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Design of Experiments (DOE) in Six Sigma

written by: Heidi Wiesenfelder • edited by: Jean Scheid • updated: 7/6/2011

Six Sigma is a process management methodology that relies on data for decision making. Design of Experiments (DOE) provides the ability to confirm relationships between input and output variables. It is commonly used in both DMAIC and Design (DFSS) projects.

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    Outside the Six Sigma framework, business leaders often test beliefs about cause-and-effect relationships either by introducing changes one at a time or by changing multiple factors at once. Both of these approaches have limitations. Testing out one factor at a time can be very time-consuming and does not reveal any interactions that may occur when certain modifications are combined. And modifying more than one variable at a time results in an inability to be sure which variable is responsible for any change in outcome.

    Design of Experiments (DOE) is a systematic method of establishing the effect of altering specific variables on aspects of process performance. It makes use of the same principles as the scientific method, essentially applying them in the business setting.

    Full factorial design for two factors The method actually comprises a set of different techniques or experimental designs for manipulating input variables and measuring the resulting output variables, and Black Belts are trained in these techniques. In some cases he or she chooses a full factorial model, where all individual inputs and all possible combinations of these inputs are assessed for their impact on performance. Other versions such as fractional factorial and response surface models apply specific algorithms to reduce the number of iterations or runs necessary to obtain useful results. Depending on circumstances, the Black Belt assigned to a project selects the appropriate design.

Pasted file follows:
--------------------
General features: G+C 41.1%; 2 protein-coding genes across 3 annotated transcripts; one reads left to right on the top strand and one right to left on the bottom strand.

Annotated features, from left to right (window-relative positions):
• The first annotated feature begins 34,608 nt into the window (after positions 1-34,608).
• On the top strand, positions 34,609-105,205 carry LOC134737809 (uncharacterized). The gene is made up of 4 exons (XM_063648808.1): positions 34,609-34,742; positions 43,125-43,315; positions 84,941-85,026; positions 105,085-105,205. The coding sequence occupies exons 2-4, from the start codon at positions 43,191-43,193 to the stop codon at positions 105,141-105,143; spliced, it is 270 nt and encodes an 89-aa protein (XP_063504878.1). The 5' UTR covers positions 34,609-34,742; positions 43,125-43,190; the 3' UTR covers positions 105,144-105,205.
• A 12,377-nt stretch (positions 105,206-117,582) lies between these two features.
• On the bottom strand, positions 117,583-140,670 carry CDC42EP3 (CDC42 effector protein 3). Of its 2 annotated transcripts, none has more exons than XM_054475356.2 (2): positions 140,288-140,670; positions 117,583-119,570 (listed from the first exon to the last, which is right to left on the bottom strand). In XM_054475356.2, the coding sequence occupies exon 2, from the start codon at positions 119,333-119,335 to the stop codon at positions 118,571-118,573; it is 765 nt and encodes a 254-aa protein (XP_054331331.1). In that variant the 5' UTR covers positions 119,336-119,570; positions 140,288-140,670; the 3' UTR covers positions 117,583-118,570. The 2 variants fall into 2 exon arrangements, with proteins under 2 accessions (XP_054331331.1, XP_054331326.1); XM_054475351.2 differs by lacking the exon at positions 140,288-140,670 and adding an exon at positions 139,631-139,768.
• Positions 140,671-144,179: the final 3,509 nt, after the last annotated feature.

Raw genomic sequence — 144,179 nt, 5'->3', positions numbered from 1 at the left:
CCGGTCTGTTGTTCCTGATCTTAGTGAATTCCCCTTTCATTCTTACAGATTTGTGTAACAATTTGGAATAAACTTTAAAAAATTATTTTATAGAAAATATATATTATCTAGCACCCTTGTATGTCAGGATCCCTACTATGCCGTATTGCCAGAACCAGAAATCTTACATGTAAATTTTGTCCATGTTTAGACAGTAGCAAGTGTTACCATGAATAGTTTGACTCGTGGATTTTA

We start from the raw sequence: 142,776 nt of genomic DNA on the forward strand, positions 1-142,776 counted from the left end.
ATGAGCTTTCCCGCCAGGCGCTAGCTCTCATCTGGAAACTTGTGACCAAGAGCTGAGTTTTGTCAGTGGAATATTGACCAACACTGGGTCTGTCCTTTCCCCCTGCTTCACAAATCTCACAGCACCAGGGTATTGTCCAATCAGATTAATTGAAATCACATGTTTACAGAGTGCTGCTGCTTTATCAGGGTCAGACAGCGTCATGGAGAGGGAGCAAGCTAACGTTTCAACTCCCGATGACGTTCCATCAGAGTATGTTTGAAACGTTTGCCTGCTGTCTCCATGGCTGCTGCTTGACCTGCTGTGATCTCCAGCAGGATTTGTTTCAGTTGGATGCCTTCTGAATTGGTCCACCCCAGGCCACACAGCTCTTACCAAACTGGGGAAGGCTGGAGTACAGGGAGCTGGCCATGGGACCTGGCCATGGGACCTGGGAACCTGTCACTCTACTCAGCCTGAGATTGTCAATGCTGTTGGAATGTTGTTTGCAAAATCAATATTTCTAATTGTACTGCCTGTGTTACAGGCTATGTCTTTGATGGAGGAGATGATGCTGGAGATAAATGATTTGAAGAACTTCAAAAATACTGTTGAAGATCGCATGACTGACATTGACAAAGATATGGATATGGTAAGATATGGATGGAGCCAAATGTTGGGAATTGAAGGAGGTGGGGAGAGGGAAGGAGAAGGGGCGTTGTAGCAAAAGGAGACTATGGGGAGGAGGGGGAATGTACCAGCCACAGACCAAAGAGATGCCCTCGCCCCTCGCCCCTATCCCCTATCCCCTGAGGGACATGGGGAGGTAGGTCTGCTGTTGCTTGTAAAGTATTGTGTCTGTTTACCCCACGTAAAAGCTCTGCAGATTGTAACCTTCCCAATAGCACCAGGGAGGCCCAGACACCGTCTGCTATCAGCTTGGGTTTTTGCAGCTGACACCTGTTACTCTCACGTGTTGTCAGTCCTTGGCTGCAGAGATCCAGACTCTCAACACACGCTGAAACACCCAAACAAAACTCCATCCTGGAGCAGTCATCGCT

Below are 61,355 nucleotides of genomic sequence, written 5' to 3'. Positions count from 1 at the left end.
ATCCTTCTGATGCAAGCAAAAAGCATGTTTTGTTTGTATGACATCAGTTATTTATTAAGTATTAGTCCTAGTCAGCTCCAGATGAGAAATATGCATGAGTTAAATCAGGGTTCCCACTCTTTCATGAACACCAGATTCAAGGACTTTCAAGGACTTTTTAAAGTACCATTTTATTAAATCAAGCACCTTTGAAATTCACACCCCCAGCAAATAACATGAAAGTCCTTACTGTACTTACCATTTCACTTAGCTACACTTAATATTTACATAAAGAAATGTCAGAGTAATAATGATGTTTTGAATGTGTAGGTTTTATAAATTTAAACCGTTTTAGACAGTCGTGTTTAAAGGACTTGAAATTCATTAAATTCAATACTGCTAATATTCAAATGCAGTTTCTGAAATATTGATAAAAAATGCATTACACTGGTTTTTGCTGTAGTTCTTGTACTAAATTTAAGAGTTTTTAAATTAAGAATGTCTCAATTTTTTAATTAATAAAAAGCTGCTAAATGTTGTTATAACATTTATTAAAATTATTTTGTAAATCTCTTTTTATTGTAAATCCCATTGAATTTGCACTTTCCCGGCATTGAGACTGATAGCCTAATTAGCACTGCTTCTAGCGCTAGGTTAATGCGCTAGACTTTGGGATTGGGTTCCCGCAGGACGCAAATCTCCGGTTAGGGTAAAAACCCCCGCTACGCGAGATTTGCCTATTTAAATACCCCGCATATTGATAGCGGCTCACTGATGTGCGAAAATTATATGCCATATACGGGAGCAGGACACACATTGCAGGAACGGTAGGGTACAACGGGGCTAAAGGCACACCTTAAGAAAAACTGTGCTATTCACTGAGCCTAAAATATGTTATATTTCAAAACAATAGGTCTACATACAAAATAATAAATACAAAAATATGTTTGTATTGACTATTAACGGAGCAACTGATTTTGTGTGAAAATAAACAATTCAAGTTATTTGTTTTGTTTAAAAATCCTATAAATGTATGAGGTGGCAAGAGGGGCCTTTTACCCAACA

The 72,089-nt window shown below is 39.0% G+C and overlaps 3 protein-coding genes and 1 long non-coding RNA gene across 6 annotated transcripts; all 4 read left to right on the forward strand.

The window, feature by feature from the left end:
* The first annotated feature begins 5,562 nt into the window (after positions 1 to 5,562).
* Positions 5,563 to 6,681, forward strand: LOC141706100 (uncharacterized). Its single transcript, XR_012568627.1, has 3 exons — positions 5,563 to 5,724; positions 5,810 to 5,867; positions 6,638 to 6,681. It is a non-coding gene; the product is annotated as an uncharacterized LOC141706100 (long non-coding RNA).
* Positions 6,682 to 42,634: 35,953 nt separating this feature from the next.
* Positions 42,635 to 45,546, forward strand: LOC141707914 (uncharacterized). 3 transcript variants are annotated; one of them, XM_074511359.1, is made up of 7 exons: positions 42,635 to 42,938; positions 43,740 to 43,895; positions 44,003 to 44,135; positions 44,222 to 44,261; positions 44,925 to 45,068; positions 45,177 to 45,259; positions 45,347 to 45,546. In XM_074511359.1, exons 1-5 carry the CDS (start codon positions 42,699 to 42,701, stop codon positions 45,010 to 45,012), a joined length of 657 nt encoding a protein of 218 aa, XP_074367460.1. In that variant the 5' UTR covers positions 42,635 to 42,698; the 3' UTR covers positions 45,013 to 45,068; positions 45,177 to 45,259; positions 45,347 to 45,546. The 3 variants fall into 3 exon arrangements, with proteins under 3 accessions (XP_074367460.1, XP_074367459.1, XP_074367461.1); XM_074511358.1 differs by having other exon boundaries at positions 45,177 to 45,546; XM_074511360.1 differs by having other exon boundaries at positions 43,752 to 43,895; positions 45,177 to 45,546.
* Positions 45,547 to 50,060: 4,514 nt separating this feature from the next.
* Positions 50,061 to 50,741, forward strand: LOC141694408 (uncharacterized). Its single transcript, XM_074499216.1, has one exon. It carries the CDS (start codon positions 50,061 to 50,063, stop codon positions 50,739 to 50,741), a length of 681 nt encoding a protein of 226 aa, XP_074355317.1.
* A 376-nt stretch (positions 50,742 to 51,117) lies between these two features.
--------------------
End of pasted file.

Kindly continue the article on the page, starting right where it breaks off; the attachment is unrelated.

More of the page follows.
Not all DMAIC projects require DOE. In some cases project teams rely on existing data and correlation analysis to confirm causal relationships. Yet often existing data is insufficient, so DOE is often used In the Analyze phase of DMAIC to confirm potential root causes. Using DOE, the project team demonstrates whether when the suspected cause is changed, performance is altered in a predictable way. Teams also use DOE in the Improve phase to verify that the planned improvements will yield the expected results.

    In addition, DOE in the Improve phase can yield information about which settings are optimal for each factor, so that the best possible version of the solution is implemented. In the same way, Design for Six Sigma (DFSS) uses DOE to create optimal products and processes.

    Software programs such as Minitab provide a means of establishing the conditions for the set of experiments. The same programs can typically also be used for analyzing the resulting data.

    When the Design of Experiments approach is implemented correctly, it provides valuable information that allows project teams to determine root causes for process performance problems and to identify effective solutions that counter those root causes. It is thus a valuable tool for any Six Sigma process management initiative.



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